Skip to main content Back to Top

8/1/2003
Press Release

Federal Funding Preserved For Hospital Pharmacy Residencies

In a victory for Medicare patients, the Centers for Medicare and Medicaid Services (CMS)  has decided to continue contributing directly to the funding of pharmacy residency training in hospitals. The regulation addresses CMS's annual payment rates for the Hospital Inpatient Prospective Payment System for fiscal year 2004 that begins on October 1, 2003.

CMS had proposed potentially negative changes to the way pharmacy residency programs are reimbursed, eliminating reasonable cost, pass-through Medicare funding. Under the final regulation, published today in the Federal Register, CMS will continue its current reimbursement schedule for first-year pharmacy residencies but will remove pass-through funding for second-year specialty residencies.

"Although we're very happy that funding for first-year residencies has been preserved, the lack of reasonable cost reimbursement for specialty programs is very problematic," said Henri R. Manasse, Jr., Ph.D., Sc.D., ASHP executive vice president and CEO. In its regulation, CMS noted that it would reinstate funding for the latter if it finds that hospitals require second-year pharmacy residencies as an "industry norm."

Pharmacy residencies, which are organized, directed, post-graduate training programs in defined areas of pharmacy practice, provide the knowledge and experience practitioners need to face both current health care challenges and future practice demands.

ASHP and other pharmacy organizations had strongly advocated that CMS reconsider its original proposal because of its potentially devastating effect on care provided to Medicare patients in hospitals.

"In essence, this change would have reduced the number of qualified pharmacists available to lead pharmacy departments and manage high-risk medication therapy in hospitals," Manasse said, adding that ASHP mobilized its members to contact the CMS with their concerns. Agency officials acknowledged the large number of comments on this portion of the proposed rule.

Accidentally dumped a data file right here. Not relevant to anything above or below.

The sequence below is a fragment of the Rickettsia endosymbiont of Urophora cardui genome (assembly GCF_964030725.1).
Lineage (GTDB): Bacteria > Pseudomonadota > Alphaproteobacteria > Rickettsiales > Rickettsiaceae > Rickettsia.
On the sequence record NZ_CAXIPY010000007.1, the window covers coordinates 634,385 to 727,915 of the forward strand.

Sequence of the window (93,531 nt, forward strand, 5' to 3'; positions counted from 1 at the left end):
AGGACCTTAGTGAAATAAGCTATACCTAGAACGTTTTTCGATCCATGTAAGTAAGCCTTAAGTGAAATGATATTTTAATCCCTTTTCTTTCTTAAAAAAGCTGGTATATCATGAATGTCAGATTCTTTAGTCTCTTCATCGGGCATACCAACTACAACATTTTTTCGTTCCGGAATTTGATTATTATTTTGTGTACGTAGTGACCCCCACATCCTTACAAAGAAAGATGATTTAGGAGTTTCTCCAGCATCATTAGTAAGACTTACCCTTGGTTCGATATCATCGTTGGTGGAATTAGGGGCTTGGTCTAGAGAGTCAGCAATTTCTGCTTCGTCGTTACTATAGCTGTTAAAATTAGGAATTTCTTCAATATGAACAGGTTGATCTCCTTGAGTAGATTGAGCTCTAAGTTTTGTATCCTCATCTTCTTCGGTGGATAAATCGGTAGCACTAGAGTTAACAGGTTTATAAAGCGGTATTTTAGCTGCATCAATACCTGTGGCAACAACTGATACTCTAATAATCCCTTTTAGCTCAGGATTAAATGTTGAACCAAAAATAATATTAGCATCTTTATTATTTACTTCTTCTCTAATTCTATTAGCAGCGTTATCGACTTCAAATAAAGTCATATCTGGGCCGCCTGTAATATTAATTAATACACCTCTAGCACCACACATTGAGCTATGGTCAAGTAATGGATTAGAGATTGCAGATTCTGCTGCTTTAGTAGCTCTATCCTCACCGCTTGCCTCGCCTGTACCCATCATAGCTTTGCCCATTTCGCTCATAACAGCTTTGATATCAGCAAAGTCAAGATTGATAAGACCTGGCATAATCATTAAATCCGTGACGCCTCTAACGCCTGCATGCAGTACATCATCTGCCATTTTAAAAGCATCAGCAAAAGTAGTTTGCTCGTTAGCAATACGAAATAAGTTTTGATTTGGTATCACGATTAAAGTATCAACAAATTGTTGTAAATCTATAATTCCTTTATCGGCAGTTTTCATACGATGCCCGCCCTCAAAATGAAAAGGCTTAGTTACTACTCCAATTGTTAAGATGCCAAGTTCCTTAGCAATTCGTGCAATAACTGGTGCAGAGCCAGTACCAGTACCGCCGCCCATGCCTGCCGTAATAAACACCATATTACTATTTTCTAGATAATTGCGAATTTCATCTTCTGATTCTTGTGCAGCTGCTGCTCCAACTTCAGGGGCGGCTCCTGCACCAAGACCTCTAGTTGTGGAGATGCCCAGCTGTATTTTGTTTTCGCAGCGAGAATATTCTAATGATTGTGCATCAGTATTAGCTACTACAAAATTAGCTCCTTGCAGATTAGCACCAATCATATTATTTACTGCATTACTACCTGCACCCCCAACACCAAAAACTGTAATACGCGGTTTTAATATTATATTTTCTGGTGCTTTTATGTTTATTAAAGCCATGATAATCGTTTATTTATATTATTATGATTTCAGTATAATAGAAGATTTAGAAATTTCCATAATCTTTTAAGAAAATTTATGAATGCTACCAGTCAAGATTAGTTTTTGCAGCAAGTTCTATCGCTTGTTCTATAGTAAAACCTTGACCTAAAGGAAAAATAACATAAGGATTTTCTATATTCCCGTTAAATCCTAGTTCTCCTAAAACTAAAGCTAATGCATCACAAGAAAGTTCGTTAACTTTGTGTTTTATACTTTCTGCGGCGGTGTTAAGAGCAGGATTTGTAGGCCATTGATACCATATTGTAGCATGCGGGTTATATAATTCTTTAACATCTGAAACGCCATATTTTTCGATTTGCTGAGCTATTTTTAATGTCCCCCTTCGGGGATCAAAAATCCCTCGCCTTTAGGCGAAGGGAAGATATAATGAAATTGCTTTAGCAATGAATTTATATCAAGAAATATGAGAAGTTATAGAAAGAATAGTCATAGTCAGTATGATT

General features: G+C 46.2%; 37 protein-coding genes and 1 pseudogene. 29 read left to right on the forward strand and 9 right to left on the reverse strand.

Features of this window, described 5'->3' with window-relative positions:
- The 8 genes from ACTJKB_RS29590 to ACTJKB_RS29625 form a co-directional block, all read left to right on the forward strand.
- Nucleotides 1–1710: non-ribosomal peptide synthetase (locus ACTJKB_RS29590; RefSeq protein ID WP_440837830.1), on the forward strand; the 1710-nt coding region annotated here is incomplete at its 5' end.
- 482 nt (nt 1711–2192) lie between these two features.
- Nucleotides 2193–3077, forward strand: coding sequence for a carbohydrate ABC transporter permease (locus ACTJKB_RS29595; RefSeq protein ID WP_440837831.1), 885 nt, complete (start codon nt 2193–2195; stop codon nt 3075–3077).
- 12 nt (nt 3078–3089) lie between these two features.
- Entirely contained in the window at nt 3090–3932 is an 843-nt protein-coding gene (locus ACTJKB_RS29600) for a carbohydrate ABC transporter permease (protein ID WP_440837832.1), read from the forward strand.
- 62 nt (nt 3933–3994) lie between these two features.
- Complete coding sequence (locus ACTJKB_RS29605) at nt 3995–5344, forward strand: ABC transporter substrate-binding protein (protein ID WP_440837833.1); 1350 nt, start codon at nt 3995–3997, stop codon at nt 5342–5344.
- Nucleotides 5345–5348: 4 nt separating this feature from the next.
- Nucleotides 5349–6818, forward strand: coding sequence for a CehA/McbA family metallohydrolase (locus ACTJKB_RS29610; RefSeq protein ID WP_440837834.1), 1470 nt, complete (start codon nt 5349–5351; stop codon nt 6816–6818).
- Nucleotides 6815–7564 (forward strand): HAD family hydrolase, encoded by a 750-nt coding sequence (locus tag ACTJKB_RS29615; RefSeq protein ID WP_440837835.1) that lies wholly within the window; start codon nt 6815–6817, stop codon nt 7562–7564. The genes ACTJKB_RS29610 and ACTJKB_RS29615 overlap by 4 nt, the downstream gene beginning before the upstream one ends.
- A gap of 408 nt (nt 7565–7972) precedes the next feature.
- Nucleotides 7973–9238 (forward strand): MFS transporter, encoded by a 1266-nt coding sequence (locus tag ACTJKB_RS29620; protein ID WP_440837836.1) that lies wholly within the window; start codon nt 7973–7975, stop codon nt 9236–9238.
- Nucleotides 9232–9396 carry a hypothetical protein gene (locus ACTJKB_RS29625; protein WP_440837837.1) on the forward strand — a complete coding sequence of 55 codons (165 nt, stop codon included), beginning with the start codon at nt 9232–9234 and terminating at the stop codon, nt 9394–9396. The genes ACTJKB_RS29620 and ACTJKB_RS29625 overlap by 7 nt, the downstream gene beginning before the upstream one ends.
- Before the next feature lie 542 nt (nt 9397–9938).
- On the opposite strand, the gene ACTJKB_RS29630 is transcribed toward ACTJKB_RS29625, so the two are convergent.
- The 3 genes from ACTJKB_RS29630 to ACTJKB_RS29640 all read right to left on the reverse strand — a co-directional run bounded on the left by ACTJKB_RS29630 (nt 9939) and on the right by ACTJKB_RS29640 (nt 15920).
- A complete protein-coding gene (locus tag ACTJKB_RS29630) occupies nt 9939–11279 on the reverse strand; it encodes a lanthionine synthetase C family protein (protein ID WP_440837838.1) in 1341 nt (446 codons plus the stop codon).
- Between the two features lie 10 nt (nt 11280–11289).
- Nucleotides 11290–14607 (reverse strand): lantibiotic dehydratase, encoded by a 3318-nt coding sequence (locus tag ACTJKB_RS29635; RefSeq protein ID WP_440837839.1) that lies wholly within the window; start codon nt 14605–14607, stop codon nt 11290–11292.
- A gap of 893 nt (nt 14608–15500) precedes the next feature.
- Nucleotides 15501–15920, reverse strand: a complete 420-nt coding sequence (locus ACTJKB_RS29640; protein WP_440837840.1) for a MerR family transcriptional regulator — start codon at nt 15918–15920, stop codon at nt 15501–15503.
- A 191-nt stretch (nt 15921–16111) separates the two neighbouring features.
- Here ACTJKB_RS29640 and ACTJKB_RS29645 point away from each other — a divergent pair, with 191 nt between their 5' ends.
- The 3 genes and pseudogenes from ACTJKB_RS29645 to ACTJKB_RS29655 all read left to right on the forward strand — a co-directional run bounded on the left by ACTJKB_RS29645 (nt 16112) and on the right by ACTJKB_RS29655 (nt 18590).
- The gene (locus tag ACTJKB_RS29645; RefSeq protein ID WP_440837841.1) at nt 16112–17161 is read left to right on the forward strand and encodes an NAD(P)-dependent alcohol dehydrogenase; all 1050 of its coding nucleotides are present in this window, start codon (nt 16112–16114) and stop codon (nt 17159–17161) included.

ASHP will now seek a delay in the implementation of the specialty pharmacy residency portion of the final rule until CMS can determine how prevalent such residencies are in U.S. hospitals. "While we are very pleased with the CMS decision regarding first-year residencies, ASHP is dedicated to protecting specialty residencies, as well," said Manasse. "These residencies are extremely valuable programs and contribute significantly to better-trained pharmacists and healthier patients."

ASHP is the 30,000-member national professional association that represents pharmacists who practice in hospitals, health maintenance organizations, ambulatory care clinics, long-term care facilities, home care, and other components of health care systems. ASHP, which has a long history of medication error prevention efforts, believes that the mission of pharmacists is to help people make the best use of medicines. Assisting pharmacists in fulfilling this mission is ASHP's primary objective. The Society has extensive publishing and educational programs designed to help members improve their professional practice, and it is the national accrediting organization for pharmacy residency and pharmacy technician training programs. For more information, visit ASHP's Web site, www.ashp.org, or its consumer Web site, www.safemedication.com.